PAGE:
This piece was written during the 2023 WGA and SAG-AFTRA strikes. Without the labor of the writers and actors currently on strike, the series being covered here wouldn’t exist.
Look out: Harley Quinn, DC Comics’ unofficial fourth cornerstone, is back in action! With the main focus on her in the upcoming Suicide Squad Isekai and even in Joker: Folie à Deux, Harley has certainly left a strong impact since her early days. Now, with it being in its fourth season and having its own special, Harley Quinn looks to continue exploring Harley and Poison Ivy’s relationship, albeit tested by new allegiances and changing aspirations.
Harley Quinn‘s fourth season picks up after the events of the Valentine’s special, where Harley (Kaley Cuoco) and Ivy’s (Lake Bell) relationship has never been better than ever. It opens on Harley and Ivy going wild, bashing in skulls of LoD guardsmen and cops alike, all while trying to deliver the other’s lunch. Harley brings her enthusiastic personality to her new position, supported by Batgirl (Briana Cuoco) yet dismissed by Nightwing (Harvey Guillén) and a teened-up Robin (Jacob Tremblay). Meanwhile, Ivy’s new position as Legion CEO, made possible with the self-confident aid of Lex Luthor (Giancarlo Esposito), gets heavily reviled.
As seasons 1-3 focused on cementing Harley and Ivy’s relationship, Harley Quinn‘s fourth season highlights how the opposing dynamics of heroism affects their personal growth. Harley finds herself somewhat trapped in her old ways, using every method at her whim to stop criminal activities. However, with several factors like the Bat-Family’s “no killing” rule, Harley struggles to fit in. In good faith, the show portrays her as a more radicalized version of her DC Animated Universe form, which helps develop a stronger sense of morality in her personality.
For Ivy, she finds herself firmly entrenched in villainy as she assumes the role of the top dog in the Legion of Doom. However, a sect led by Lex seeks to undermine her position and diminish her influence. The show definitely goes no-holds-barred when it comes to exploring social ideas in this context and it still pays off here.
Speaking of the Bat-Family, they’ve got a lot more involvement in Harley Quinn‘s fourth season. Since Bruce Wayne (Diedrich Bader) was arrested for inadvertently raising the undead in attempts to revive his parents, Harley has been positioned to fill that hole. Albeit, she’s still somewhat of a hero-in-training. Luckily, Batgirl’s got her back, becoming a friendly mentor slash gal-pal for Harley to rely on throughout the season. Nightwing still has his brooding personality, continuing to doubt Harley’s dedication. However, the show moves back from his personal arc and transforms him into a secretive sexual deviant for the Bat-Family to joke about (which works to a certain degree.) As for Robin, he’s still pretty much the same. However, there’s someone that brings out his prepubescent reliance while also serving as an interesting counter to Lex’s personality: Talia al Ghul (Aline Elasmar).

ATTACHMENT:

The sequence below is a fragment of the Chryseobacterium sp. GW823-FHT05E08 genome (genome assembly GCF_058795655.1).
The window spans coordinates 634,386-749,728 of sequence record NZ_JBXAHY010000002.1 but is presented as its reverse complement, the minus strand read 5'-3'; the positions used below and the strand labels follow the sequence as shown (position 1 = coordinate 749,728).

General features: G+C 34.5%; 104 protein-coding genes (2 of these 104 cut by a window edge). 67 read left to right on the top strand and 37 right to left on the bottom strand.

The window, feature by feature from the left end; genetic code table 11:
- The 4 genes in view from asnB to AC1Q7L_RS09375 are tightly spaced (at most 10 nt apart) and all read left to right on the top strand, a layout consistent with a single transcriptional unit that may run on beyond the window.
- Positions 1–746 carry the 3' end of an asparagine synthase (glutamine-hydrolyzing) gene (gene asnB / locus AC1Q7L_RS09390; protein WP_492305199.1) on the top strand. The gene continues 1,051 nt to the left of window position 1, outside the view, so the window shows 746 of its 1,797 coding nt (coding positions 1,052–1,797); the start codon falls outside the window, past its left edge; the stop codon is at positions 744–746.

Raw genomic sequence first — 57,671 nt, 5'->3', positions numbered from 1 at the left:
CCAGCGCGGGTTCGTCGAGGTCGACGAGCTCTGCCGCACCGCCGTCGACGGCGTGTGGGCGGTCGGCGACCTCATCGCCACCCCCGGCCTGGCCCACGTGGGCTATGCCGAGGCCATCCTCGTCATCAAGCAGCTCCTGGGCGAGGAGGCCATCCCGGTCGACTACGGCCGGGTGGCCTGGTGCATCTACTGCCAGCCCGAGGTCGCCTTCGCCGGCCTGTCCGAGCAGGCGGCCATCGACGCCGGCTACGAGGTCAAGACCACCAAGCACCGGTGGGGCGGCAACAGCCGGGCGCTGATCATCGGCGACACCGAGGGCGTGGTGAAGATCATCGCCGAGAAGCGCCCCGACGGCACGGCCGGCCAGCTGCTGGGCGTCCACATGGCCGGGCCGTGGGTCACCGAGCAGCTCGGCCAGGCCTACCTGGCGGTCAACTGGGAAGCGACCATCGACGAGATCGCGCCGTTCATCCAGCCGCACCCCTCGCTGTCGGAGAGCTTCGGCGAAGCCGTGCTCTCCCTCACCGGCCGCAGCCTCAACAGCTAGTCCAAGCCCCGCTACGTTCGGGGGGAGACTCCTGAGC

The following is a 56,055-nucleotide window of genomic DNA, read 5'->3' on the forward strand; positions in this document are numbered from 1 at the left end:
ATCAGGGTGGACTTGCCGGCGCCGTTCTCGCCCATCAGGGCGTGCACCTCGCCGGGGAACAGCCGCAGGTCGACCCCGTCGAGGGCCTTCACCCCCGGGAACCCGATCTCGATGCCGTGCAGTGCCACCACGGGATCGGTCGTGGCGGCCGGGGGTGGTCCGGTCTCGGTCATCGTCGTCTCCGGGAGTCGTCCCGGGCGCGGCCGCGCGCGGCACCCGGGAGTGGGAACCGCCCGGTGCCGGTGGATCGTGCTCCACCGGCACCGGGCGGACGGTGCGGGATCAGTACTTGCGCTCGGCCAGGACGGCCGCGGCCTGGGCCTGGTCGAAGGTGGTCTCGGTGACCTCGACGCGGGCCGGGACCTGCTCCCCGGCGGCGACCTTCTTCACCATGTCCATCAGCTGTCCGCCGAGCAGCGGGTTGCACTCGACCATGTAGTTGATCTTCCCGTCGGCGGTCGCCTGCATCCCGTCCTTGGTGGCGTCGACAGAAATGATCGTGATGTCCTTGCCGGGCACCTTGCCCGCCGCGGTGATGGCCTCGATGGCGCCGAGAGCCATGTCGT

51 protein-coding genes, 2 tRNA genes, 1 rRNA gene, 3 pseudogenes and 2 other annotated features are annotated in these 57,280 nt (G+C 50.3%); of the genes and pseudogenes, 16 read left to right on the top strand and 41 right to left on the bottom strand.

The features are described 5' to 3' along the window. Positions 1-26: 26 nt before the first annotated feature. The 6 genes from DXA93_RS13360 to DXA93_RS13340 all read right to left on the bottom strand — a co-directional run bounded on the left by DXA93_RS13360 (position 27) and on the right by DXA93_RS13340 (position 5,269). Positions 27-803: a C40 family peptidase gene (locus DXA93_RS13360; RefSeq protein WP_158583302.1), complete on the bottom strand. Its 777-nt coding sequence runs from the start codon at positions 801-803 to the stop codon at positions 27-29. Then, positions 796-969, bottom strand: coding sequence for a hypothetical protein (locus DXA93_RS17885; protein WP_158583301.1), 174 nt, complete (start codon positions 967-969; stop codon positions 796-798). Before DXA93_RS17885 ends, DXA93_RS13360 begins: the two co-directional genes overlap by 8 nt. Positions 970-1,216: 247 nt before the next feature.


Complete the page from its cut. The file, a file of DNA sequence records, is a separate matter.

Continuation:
Though the show puts Harley and Ivy front and center, it also features some interesting developments in the background. Since we last saw him, King Shark (Ron Fuches) has pivoted towards a patriarchal position with his wife. However, the season makes time for him as his side story inserts some weirdly comical, yet sweet moments all throughout.
That’s not to forget Clayface (Tudyk), who’s enjoying a grand Las Vegas residency, and Nora Fries (Rachel Dratch), who’s gone full on deceptive-drunken secretary mode under Ivy. These side characters and their stories add their own charm without budging aside the main dynamic of Harlivy, which goes to show how Harley Quinn has nailed its format.
In terms of its theme this time, Harley Quinn focuses on how work and business can get in the way of a strong loving relationship. Harley and Ivy’s dedication to different causes strains their relationship as they pursue their individual paths. Although they still want to make their relationship work, they struggle to find time for each other. This dynamic drives their shared character growth as they navigate their new lives together and apart.
Harley Quinn doesn’t forget to add recognizable references and topical humor in between the story and action. In general, the show likes to divulge into self-awareness while underlining its societal core ideas. This time, most of the jokes definitely feel more prescient given recent events. They can be a bit obnoxious and overdone at times, but they don’t detract from the central story.
Harley Quinn‘s fourth season is a wild, unabashed take on the social hierarchy and the basics of heroism that proudly defies the DC Comics norm. With chaotic action and plenty of fun jokes to go around, the show continues to happily experiment with its subversive formula. Though the future of the DC Universe may feel a bit shaky, one thing’s for certain: Harley Quinn’s still got it.
Harley Quinn Season 4 releases on Max on July 27.